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OPINION | Trump, Obama and the spending power

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DOES anyone remember Democrats or Republicans calling for President Obama’s impeachment after a federal court reproached his Administration for lawlessly spending money?

We didn’t think so, but now Democrats are flogging a new report by the Government Accountability Office claiming that President Trump broke the law by briefly delaying military aid to Ukraine last summer. The agency’s legal conclusion is wrong, but the double standard is worse.

“This important ruling further strengthens the House’s case for impeachment and removal, and reinforces the need for a fair trial in the Senate that includes documents and witnesses,” Speaker Nancy Pelosi declared following Thursday’s release of the report. The impeachment press is citing the report as if it were a revelation from the Oracle of Delphi.

The GAO is a nonpartisan agency that works for Congress, and its legal opinions aren’t binding on the executive branch. While the agency usually tries to avoid appearing partisan, its analysis that the Trump Administration violated the law reads like a brief from the liberal Center for American Progress.

“Faithful execution of the law does not permit the President to substitute his own policy priorities for those that Congress has enacted into law,” GAO General Counsel Thomas Armstrong declares, adding that the Administration’s “reluctance to provide a fulsome response” to the GAO has “constitutional significance.”

To rewind the tape, the Office of Management and Budget last summer put a hold on $250 million in Pentagon funds that Congress had appropriated in 2018 for the Ukraine Security Assistance Initiative. Congress made the money available through the end of the fiscal year on September 30, but OMB enjoys discretion over when to let funds flow.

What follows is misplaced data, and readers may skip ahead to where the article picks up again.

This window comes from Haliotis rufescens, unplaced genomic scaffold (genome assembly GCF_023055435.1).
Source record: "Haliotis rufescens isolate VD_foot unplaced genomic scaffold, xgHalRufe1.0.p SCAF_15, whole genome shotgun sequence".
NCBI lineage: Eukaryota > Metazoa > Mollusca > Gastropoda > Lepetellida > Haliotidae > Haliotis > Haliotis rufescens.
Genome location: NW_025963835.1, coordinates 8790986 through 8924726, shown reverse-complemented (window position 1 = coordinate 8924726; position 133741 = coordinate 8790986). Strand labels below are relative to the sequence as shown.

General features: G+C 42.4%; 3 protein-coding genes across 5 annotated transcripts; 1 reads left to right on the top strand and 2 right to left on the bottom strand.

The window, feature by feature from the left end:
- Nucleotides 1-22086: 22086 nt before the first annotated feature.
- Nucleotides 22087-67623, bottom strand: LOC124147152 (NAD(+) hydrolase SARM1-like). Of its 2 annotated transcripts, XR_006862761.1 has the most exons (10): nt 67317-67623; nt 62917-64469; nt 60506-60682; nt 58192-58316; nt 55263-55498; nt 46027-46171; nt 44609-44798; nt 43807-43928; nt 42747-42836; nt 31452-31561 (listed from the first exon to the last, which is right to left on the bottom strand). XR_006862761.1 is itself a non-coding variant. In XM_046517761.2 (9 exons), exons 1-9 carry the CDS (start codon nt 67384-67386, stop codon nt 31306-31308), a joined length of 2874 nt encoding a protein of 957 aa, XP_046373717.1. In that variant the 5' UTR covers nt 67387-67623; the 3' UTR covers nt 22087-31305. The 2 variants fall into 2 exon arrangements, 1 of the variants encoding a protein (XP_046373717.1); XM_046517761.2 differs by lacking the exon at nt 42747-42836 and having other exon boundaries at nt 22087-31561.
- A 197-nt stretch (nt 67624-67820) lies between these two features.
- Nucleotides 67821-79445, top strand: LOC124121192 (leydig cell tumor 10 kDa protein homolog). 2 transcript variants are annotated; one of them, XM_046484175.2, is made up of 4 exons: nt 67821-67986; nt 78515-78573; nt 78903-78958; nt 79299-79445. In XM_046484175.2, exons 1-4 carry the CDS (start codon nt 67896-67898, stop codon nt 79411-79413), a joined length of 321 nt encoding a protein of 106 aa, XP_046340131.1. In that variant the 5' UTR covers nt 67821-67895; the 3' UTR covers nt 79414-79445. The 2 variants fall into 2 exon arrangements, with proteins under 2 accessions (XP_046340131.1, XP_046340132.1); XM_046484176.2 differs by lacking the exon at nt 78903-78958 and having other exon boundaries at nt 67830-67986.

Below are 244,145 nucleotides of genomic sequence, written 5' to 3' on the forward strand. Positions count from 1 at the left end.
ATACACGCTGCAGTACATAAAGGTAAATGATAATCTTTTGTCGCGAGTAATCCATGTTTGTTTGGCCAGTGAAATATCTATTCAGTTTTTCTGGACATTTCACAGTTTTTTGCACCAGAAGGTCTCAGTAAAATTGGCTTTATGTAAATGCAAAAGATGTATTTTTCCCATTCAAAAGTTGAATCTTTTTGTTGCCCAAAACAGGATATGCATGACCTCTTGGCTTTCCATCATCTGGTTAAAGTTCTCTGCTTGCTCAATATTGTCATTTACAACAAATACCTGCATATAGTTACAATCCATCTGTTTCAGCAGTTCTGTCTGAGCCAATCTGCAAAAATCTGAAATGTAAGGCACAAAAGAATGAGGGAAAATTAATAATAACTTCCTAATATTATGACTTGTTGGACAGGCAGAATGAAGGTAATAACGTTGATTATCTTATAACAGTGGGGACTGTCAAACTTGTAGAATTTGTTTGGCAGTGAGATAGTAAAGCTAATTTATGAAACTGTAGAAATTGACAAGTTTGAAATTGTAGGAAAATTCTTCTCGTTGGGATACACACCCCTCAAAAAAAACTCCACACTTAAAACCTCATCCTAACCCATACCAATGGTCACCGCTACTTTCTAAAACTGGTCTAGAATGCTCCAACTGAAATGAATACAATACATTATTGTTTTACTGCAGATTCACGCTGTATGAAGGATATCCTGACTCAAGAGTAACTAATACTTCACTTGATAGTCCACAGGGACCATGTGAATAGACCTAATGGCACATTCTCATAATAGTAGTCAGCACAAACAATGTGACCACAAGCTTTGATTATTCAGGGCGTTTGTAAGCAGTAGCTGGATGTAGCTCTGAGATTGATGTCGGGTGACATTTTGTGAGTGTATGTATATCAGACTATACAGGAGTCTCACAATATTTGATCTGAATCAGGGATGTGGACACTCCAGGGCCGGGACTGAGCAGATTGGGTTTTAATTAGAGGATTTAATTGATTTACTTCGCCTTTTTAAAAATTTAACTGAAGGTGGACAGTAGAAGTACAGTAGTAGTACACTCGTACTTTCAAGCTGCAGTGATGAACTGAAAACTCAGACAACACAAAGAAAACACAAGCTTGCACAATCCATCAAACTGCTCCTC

OMB in July and August put a hold on the money putatively “to allow for an interagency process to determine the best use of such funds.” As we know, the President wanted to withhold the aid as leverage on Ukraine. But his advisers and GOP senators such as Wisconsin’s Ron Johnson and Ohio’s Rob Portman objected, the flap became a national news story, and OMB released the funds on September 12.

GAO now marches onto the political battlefield to shoot the wounded. It claims the White House violated the 1974 Impoundment Control Act, which prohibits the President from unilaterally deferring or rescinding money that has been appropriated by Congress. But no spending was deferred. The money was spent in the fiscal year of the Congressional appropriation, and OMB says the Pentagon didn’t intend to obligate most of it until September anyway.

There was thus no derogation of Congress’s power of the purse. By contrast, consider the Obama Administration’s decision to pay subsidies to health insurers in 2014 that weren’t appropriated by Congress. The GOP House sued to vindicate its spending power, and a federal judge ruled against the Obama Administration. But the money couldn’t be clawed back.

In a separate case, GAO concluded the Obama Health and Human Services Department in 2016 illegally paid money to insurers that the Affordable Care Act required to be sent to Treasury. The issue was politically charged at the time, but the GAO opinion made no mention of the Constitution: “We conclude that HHS lacks authority to ignore the statute’s directive.” The Obama Administration said it disagreed, and the press yawned.

GAO has enjoyed respect from both sides of the aisle, but it will undermine its credibility if it joins the anti-Trump resistance.

November 2020 pssnewsletter

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